Difference between financial freedom and financial independenceChen Wan Lim
The terms ‘financial freedom’ and ‘financial independence’ are often used interchangeably. While both terms do share some similarities, the implied meanings both terms carry vary greatly. For starters, both terms have fantastic meanings, indicating a person who has financial freedom and/or independence can have the liberty of undertaking a lot of things the heart desires without having to worry about money. Also, a person with financial freedom and/or independence will up a certain extent have their entire financial planning journey figured out up to the last detail. There are many definitions and interpretations of financial freedom and financial independence out there, but here’s our take on some pertinent differences between financial freedom and financial independence:
Starting with financial freedom, the word ‘freedom’ is a clear indication that a person is debt free. If a financially free person is taking home RM10,000 a month, then his or her net disposal income is essentially RM10,000 a month – without having to pay any debts such as mortgage, car loan and other debt obligations. In addition, a person with financial freedom typically has various forms of savings such as an emergency fund and a retirement fund. For example, a normal rule of thumb that most financial gurus and financial advisers usually preach about is to have approximately six months’ worth of expenses in your emergency fund should your source of income suddenly stops.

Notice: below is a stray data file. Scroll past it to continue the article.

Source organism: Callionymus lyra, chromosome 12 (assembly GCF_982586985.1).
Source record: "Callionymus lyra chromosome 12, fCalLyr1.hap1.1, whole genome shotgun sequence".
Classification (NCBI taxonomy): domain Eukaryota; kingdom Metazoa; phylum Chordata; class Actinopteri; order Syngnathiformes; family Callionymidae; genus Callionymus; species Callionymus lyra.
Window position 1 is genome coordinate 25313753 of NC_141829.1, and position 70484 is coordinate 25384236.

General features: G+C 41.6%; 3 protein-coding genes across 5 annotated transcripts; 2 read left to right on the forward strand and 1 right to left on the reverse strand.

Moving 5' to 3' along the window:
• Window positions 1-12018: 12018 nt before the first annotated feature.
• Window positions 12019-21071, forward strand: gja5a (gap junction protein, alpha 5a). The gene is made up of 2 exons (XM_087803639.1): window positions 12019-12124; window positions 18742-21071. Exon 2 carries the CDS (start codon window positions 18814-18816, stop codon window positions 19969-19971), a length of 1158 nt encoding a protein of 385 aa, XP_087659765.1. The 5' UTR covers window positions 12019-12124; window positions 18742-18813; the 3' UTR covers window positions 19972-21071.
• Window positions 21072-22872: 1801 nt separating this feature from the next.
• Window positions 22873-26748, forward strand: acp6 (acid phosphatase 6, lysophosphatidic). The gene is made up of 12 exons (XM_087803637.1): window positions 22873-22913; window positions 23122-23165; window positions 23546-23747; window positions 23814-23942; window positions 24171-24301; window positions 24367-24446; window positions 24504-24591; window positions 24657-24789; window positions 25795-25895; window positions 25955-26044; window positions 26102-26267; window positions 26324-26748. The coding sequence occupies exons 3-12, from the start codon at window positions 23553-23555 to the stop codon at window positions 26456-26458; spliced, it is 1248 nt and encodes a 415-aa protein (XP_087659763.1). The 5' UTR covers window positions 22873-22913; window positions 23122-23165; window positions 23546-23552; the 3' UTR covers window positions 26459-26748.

Moving a step further, having financial freedom is also the ability to acquire assets, to start an investment portfolio or to even simply splurge on luxuries without having to take on debt. All the expenses can be funded by ready cash-at-hand or from prior savings.
Contrary to financial freedom, financial independence does not mean the non-existence of debts but rather the ability to cover your current and future financial needs by relying on your personal source of income. This could be your monthly salary, dividend income from investments and returns from businesses you have invested in. A person who has financial independence could have mortgages, car loans, personal loans and other debt obligations but he or she could easily cover all of those with their current earnings.
A higher form of financial independence is the non-reliance on anyone for your daily sustenance. In other words, you will have the freedom to quit your job anytime as you do not need to work for money, but rather for the purpose of occupying your spare time or simply as a challenge.
Being financially independent could also bring about the meaning of the ability to generate your own source of income without relying on others, certainly not relying on a monthly paycheque – This applies mostly to people who run their own business.
In the end of the day, it is on everyone’s mind to achieve financial freedom and financial independence. Start by taking charge of your finances, your expenses and think of ways to diversify your income stream. There is no greater satisfaction than to know you have control over your money and that your money is working hard for you.